April 30, 2013Comments are off for this post.

Hadouken-ing Third Grade Photo Project

Last week photographer Shaun Lang and I took on my son's third-grade class to see if we could make some fun Hadouken-ing images and teach them a little about digital advertising and photography.

Hadouken (translated from Japanese as "surge fist"), is a special punch in the game Street Fighter. Hadouken-ing began with Japanese girls in their school uniforms, posing for super hero-like frozen action shots, and is now taking place at this moment all over the planet on Twitter and on Instagram.

Our original plan was to shoot the entire class of 25 in a semi-circle that we marked within the crop of the 28 mm lens. This was way too many people, so we cut it in half. Then we divided the class in two and took a bunch of group jumping shots.

We used a tripod and two strobes to help add some light to the faces. Every kid individually got to do a "Hadouken" pose, to later be added later to one of the jumping shots. We even pulled off a few shots (like this one of Miles blasting me over the volleyball net) 100% in camera.

Finally, we shot some additional foreground and panorama so we could make it epic. This is my sixth grade school photo project, and once again, the kids really brought it. Their high energy really translates well in these shots. And it didn't hurt at all to have some cheerleader moms to help get everyone to jump on three.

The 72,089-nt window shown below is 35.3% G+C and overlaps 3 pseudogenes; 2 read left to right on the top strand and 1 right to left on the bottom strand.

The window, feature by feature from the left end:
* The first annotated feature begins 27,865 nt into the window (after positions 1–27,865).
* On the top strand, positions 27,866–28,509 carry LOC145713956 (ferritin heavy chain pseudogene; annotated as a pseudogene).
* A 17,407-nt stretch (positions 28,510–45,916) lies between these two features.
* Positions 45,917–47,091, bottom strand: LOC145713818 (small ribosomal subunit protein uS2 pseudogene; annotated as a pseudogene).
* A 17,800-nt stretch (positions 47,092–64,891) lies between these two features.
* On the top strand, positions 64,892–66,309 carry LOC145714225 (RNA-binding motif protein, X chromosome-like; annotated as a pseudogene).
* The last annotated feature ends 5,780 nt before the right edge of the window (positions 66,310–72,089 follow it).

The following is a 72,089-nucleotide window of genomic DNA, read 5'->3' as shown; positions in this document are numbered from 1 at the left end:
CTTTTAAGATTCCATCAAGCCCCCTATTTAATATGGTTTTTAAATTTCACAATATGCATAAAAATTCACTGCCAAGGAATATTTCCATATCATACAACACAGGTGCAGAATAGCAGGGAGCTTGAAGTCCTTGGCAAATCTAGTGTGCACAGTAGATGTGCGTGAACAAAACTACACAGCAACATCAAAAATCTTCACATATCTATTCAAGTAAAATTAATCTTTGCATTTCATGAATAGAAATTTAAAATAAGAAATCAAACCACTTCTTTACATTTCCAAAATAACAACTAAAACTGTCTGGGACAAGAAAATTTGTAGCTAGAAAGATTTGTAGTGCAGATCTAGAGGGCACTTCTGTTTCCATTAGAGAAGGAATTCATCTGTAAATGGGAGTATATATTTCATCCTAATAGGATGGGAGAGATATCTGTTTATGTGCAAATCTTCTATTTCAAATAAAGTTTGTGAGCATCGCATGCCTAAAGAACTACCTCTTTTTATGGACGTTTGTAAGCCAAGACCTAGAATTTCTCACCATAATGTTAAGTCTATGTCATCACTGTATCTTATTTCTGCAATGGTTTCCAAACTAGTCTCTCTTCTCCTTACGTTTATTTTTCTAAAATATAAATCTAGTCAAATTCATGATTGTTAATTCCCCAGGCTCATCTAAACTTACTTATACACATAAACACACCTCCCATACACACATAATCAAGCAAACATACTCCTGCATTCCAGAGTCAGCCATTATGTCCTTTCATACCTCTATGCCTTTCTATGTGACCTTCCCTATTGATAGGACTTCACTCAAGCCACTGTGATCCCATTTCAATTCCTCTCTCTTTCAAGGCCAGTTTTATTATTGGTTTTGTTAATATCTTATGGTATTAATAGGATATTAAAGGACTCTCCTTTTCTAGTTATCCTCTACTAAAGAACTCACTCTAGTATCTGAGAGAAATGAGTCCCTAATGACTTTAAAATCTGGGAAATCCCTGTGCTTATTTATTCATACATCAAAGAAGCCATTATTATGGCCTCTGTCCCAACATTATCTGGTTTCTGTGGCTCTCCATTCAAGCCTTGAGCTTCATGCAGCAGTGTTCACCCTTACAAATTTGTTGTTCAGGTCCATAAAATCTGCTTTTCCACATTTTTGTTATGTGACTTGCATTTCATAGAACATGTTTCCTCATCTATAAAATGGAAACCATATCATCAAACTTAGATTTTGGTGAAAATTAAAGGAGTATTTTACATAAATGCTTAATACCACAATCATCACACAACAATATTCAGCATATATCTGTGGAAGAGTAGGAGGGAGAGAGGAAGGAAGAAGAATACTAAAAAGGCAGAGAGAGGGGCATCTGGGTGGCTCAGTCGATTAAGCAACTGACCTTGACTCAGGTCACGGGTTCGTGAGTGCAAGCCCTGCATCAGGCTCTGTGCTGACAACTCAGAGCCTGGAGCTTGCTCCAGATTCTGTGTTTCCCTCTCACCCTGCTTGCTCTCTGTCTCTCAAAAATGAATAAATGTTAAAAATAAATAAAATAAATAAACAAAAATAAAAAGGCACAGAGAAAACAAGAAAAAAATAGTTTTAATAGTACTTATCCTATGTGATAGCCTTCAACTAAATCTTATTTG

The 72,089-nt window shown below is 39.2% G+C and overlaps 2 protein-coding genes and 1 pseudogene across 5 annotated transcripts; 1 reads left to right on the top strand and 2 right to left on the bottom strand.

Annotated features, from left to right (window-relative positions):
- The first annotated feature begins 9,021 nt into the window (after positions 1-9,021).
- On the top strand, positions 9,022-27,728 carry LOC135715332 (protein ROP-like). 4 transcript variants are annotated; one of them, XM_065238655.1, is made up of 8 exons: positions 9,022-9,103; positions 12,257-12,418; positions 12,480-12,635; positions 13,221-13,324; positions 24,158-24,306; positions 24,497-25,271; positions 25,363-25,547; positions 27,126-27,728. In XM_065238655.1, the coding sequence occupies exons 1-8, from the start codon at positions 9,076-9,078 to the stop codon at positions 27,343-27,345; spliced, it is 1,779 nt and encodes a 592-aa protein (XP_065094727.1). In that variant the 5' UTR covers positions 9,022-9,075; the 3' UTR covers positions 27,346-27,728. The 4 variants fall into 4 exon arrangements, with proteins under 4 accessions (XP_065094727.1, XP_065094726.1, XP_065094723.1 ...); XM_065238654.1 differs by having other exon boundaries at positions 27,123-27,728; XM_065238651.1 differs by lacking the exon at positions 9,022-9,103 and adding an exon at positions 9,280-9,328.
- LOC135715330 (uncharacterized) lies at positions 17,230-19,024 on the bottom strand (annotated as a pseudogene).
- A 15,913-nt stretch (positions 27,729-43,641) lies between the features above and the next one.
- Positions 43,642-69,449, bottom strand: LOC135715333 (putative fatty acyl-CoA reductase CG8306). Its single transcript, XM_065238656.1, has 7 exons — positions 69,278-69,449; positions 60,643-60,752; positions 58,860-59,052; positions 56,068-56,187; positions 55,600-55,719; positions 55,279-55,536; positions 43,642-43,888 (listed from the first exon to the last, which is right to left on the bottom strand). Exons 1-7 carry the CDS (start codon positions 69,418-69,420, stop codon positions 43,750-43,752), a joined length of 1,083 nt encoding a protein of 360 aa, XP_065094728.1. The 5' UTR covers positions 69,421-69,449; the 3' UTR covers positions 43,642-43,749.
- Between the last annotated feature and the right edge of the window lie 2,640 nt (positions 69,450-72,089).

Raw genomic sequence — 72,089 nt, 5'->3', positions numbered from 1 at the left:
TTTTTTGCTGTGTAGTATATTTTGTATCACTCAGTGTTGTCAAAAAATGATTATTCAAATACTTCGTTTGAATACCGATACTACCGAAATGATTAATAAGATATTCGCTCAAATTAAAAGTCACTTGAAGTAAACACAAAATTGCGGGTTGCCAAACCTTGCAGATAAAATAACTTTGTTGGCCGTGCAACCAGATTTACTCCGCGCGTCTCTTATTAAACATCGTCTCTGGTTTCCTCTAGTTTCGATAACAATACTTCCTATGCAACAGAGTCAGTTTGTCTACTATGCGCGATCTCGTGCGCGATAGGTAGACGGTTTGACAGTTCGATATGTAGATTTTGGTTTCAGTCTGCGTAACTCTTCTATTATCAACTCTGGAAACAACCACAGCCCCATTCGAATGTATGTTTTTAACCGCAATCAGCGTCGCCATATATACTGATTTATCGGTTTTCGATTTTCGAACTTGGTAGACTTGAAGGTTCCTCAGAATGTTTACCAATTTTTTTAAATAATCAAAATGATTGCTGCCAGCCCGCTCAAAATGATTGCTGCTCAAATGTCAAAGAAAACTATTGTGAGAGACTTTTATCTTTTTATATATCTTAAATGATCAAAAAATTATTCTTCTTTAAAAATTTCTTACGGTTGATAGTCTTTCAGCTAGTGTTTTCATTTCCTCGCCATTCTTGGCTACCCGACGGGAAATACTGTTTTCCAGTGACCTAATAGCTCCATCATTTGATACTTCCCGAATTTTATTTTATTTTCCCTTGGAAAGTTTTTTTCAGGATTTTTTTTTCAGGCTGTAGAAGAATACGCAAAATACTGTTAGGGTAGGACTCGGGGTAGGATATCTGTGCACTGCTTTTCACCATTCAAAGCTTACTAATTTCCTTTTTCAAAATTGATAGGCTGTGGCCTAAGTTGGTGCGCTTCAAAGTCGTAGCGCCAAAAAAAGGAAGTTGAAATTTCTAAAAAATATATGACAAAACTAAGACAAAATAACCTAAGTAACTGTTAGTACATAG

Today I visited the class to share final artwork via a big screen Keynote projection. I showed each step of the process, from concepting, casting, pre-pro, shooting, choosing film, compositing images, and final color. Each student was given an archival poster print of themselves with a "Hadouken!" graphic.

May 14, 2011Comments are off for this post.

Big Head, Little Body

This week my brother-in-law and I went and photographed my daughter's fourth grade class outside the classroom. We directed them to make "larger than life" expressions and poses to create some unique class portraits. 28 students, 1 teacher and 700+ frames later, we were ready for some coffee.

Next I spent some quality time with the images. Chose the most dynamic poses and expressions, then went about removing the background. My intention was to spend about 1/2 hour per person, as I like to get these projects done as quickly as possible. It turns out girls with long hair posed an unexpected problem: no hair showing where their neck was, and long hair hung down way too far for the tiny bodies.

So, now we have a couple of real world word math for your fourth graders to solve:

  1. Nels had 29 photos to retouch. There were 16 boys and 13 girls. Boys and girls with short hair took 1/2 hour each to retouch, and girls with long hair past their shoulders took 1-1/2 hours each. If there were 10 girls with long hair, how many hours did it take Nels to complete his project, if he also spent 2 hours creating a slideshow presentation?
  2. If it takes 7 minutes per page to print 29 archival posters for students, how many hours does it take to print all of the posters?

Use the comments to submit your answers.

The students really enjoyed the Keynote presentation that used the photography project to help explain what I do for a living, and how I went about creating the artwork. There was raucous laughter as each image came on the screen, and that made it all worth while.

Each child was presented with an archival poster print of the group and themselves to take home.

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